I was born in North Korea in 1982. I was born in a political prison camp (…) and lived there until I escaped in 2005 (…) I was born to an imprisoned mother and father. —Shin Dong-hyuk, the only known North Korean born in a political prison camp to have escaped.
Shin’s shocking story personifies the horrors of North Korea’s vast network of political prison camps, believed to house over a hundred thousand prisoners. His story is emblematic for the daily forced hard labor, calculated starvation and torture that prisoners have to endure. It also reflects the system of collective punishment that results in the incarceration of several generations of one family, often for life. You can hear more from Shin on a new video playlist, together with testimonies of other escapees and exiles. Their voices urge immediate action to stop the horrors of the prison camps. SEE THE REST OF THIS POST
In February 2013, 40-year old poet and Amnesty International activist Ericson Acosta has more reason to celebrate other than his freedom from his unjust detention. A few days after the Philippine Justice Department decided to drop the trumped-up charges against him, Ericson witnessed the awarding of a silver medal to his only son, 10-year old Emmanuel, who won in a division-wide Math competition in Pasig City, Metro Manila.
Arrested by military troops in February 2011, Acosta was interrogated for 44 hours on 2 hours sleep and threatened with death. He was then charged with being a member of the once banned Communist Party and later, with the illegal possession of explosives. In August 2011, Amnesty International called for the release of Acosta as a Prisoner of Conscience. In his statement after being released, Acosta thanked his supporters, including Amnesty International, and called for the release of the rest of political prisoners in the Philippines.
This week brought a rare bit of good news for human rights in the poor, rural, tribal districts of eastern India. After spending over two years in jail on false charges, human rights activist Kartam Joga was finally acquitted of all charges. Like Binayak Sen, TG Ajay, Kopa Kunjam, Ramesh Agrawal, and Harihar Patel before him, the government of Chhattisgarh tried to silence Kartam Joga for daring to demand that human rights and democratic principles be respected in Chhattisgarh. And once again, the courts found that the state had no case.
I was in Delhi on December 17 when tens of thousands marched in solidarity to support a young victim of rape.
On the evening of December 16, this young woman and her friend boarded a bus to return home after watching a movie. Her friend was attacked, while she was assaulted and raped by five men on the bus. Both were then left to die on the side of a busy street. Her injuries were so severe, that she succumbed to them a few weeks later.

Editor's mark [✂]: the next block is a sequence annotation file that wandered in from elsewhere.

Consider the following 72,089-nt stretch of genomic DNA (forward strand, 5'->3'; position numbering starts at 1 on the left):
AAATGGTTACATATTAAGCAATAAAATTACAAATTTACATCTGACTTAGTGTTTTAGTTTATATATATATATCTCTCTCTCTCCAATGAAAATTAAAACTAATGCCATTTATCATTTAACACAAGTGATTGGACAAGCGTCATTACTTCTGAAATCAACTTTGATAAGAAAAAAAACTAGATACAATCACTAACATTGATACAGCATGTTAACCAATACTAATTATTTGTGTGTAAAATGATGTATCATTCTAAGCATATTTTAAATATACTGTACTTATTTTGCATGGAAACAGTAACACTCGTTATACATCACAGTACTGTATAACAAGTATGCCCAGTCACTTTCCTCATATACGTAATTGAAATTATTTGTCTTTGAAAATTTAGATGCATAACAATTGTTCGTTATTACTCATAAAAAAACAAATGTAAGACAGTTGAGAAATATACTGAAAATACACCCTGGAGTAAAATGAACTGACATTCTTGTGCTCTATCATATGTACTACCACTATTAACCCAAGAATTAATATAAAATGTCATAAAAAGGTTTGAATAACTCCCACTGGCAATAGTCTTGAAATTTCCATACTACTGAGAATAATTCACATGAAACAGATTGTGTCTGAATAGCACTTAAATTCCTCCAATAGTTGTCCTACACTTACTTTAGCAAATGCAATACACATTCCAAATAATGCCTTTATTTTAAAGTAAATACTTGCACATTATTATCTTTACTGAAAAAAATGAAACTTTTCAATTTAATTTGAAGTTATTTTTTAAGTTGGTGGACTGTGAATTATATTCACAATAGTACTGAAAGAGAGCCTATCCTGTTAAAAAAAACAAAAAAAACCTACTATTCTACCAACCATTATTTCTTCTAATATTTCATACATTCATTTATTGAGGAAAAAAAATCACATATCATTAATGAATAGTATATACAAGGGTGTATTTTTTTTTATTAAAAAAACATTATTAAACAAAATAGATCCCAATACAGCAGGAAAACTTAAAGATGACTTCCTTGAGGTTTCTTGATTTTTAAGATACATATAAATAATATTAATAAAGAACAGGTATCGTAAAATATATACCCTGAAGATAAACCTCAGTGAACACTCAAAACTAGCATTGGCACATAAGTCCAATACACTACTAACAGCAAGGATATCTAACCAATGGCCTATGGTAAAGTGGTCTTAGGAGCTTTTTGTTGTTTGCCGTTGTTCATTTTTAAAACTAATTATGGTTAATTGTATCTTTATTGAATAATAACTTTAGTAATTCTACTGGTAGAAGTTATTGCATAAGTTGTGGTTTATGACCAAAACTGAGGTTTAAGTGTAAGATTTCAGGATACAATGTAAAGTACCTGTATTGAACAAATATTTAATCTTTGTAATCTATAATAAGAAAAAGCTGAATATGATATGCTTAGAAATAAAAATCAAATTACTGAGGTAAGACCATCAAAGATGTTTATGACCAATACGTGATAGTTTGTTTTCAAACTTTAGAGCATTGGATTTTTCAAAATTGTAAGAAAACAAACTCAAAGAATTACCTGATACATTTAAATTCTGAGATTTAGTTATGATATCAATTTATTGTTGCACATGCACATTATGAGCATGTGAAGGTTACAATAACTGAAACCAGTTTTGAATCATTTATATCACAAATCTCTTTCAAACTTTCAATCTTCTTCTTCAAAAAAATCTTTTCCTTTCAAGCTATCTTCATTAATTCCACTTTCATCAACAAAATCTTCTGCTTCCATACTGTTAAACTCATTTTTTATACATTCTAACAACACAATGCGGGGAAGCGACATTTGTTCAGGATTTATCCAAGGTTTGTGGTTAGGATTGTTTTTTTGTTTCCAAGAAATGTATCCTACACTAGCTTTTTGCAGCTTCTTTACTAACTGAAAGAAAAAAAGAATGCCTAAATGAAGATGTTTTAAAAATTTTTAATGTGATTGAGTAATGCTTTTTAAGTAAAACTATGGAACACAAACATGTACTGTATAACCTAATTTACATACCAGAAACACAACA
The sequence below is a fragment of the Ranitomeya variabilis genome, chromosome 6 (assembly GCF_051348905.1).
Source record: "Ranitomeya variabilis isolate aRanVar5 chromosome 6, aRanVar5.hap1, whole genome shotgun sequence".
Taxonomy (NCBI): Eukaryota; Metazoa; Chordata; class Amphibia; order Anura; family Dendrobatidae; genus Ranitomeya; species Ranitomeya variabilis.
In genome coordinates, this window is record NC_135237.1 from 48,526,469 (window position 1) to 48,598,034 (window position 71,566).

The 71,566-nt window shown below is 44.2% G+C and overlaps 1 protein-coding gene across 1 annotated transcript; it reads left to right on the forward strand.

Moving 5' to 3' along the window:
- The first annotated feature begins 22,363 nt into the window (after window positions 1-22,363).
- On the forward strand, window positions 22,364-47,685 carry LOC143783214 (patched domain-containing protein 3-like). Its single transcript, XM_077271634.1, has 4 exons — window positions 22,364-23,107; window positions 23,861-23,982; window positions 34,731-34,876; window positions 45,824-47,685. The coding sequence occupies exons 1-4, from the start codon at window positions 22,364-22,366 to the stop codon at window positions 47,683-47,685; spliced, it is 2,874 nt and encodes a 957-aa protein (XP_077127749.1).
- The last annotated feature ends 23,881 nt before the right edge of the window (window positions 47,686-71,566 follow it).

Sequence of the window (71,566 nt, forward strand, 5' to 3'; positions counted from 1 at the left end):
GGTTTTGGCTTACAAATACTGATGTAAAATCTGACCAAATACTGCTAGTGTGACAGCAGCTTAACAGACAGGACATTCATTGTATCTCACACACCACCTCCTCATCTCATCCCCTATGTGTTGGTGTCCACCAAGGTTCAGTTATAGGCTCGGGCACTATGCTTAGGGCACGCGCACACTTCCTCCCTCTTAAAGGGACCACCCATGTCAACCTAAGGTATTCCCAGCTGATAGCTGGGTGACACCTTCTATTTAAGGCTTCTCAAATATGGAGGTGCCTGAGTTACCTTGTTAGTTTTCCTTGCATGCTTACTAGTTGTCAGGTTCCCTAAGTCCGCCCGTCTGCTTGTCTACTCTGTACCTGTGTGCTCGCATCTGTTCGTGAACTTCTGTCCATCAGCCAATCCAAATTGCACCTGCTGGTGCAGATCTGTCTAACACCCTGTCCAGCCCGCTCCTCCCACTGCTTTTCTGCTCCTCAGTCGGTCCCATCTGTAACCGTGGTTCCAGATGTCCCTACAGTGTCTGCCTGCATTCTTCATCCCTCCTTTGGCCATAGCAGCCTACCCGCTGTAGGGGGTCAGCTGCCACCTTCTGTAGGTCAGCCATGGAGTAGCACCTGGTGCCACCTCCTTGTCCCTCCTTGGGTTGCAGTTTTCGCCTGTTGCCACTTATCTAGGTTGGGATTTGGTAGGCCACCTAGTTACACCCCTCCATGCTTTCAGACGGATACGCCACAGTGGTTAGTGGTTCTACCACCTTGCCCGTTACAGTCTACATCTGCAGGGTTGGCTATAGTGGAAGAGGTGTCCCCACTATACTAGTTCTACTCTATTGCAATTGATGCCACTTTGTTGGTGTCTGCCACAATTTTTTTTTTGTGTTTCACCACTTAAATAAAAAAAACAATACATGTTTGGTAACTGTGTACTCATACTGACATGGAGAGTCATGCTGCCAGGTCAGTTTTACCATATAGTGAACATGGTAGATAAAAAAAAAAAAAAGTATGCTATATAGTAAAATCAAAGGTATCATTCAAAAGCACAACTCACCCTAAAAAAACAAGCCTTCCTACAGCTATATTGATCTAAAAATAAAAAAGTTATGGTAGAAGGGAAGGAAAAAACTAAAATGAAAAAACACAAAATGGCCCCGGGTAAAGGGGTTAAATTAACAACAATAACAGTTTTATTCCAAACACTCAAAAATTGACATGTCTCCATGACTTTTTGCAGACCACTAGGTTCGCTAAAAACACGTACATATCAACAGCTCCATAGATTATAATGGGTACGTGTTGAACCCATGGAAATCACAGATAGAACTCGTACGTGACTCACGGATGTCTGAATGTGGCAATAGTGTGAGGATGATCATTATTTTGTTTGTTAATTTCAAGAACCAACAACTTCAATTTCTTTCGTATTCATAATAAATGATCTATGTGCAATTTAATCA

A Thai activist joins a protest against the sentencing of journalist and human rights defender Somyot Prueksakasemsuk outside the Criminal Court in Bangkok on January 25, 2013. (Photo credit: CHRISTOPHE ARCHAMBAULT/AFP/Getty Images)
Imagine sitting down in a theater to watch the latest blockbuster, only to be asked to stand up before the film starts. So revered is the King in Thailand that movie-goers must stand while the royal anthem plays prior to every movie screening there, as a reel pays homage to the king.
Playing on this reverence to the king is the lèse majestélaw,enacted in the country’s criminal code. Article 112 states that “whoever defames, insults or threatens the King, Queen, the Heir-apparent or the Regent, shall be punished (with) imprisonment of three to fifteen years.” The law is also used as a means to suppress freedom of speech in Thailand. Since the coup and military ouster of former Prime Minister Thaksin Shinawatra in 2006, authorities are using lèse majestéto prosecute an increasing number of anti-government activists.
Indian soldiers patrol through about five feet snow in Churunda village on January 12, 2013. The village has been bearing the brunt of cross-fire between India and Pakistan. People living along the Line of Control have continually been at risk due to hostility between the armies of the two rival nations. (Photo by Yawar Nazir/Getty Images)
In recent weeks tensions have flared up between between India and Pakistan over recent killings of soldiers on the Line of Control dividing Kashmir. Historically, the neighboring countries have fought three wars over Kashmir (although recent years have seen a peace process).
Whenever there is a clash between the countries’ armed forces, Kashmiris themselves tend to be ignored while sabers rattle. So it’s a good time to tout some of the activists and ordinary people on the ground who are living their lives and seeking justice for the decades of brutal war in their homeland. In particular, what of Kashmiris economic, social and cultural rights?
For one perspective, I had a chance to talk with two Indian activists who are helping to bring the lives of Kashmiris to the foreground. For the filmmakers Madhuri Mohindar and Vaishali Sinha,